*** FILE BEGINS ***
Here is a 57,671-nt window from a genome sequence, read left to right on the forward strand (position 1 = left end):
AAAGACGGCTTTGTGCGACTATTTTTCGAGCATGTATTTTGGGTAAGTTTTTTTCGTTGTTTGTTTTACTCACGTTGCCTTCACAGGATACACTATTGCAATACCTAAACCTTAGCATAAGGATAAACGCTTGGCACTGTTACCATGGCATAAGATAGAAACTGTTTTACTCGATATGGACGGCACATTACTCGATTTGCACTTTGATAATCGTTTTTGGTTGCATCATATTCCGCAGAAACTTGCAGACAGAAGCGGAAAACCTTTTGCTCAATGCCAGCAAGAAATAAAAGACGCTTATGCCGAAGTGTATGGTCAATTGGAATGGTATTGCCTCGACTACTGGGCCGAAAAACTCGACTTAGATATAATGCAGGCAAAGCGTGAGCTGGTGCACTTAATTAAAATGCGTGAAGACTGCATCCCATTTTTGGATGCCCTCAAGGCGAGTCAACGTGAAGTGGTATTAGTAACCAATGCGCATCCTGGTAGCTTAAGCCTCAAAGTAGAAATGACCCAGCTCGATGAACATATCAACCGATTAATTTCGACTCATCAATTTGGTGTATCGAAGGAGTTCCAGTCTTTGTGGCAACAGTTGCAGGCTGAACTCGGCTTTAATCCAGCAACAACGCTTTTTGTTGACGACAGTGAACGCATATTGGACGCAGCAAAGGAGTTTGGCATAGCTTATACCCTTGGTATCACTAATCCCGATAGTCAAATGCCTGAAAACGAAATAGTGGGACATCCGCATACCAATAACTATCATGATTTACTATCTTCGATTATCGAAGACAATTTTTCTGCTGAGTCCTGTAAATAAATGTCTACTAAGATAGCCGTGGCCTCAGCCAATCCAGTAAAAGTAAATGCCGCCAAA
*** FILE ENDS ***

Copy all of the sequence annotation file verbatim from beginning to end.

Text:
Here is a 57,671-nt window from a genome sequence, read left to right on the forward strand (position 1 = left end):
AAAGACGGCTTTGTGCGACTATTTTTCGAGCATGTATTTTGGGTAAGTTTTTTTCGTTGTTTGTTTTACTCACGTTGCCTTCACAGGATACACTATTGCAATACCTAAACCTTAGCATAAGGATAAACGCTTGGCACTGTTACCATGGCATAAGATAGAAACTGTTTTACTCGATATGGACGGCACATTACTCGATTTGCACTTTGATAATCGTTTTTGGTTGCATCATATTCCGCAGAAACTTGCAGACAGAAGCGGAAAACCTTTTGCTCAATGCCAGCAAGAAATAAAAGACGCTTATGCCGAAGTGTATGGTCAATTGGAATGGTATTGCCTCGACTACTGGGCCGAAAAACTCGACTTAGATATAATGCAGGCAAAGCGTGAGCTGGTGCACTTAATTAAAATGCGTGAAGACTGCATCCCATTTTTGGATGCCCTCAAGGCGAGTCAACGTGAAGTGGTATTAGTAACCAATGCGCATCCTGGTAGCTTAAGCCTCAAAGTAGAAATGACCCAGCTCGATGAACATATCAACCGATTAATTTCGACTCATCAATTTGGTGTATCGAAGGAGTTCCAGTCTTTGTGGCAACAGTTGCAGGCTGAACTCGGCTTTAATCCAGCAACAACGCTTTTTGTTGACGACAGTGAACGCATATTGGACGCAGCAAAGGAGTTTGGCATAGCTTATACCCTTGGTATCACTAATCCCGATAGTCAAATGCCTGAAAACGAAATAGTGGGACATCCGCATACCAATAACTATCATGATTTACTATCTTCGATTATCGAAGACAATTTTTCTGCTGAGTCCTGTAAATAAATGTCTACTAAGATAGCCGTGGCCTCAGCCAATCCAGTAAAAGTAAATGCCGCCAAA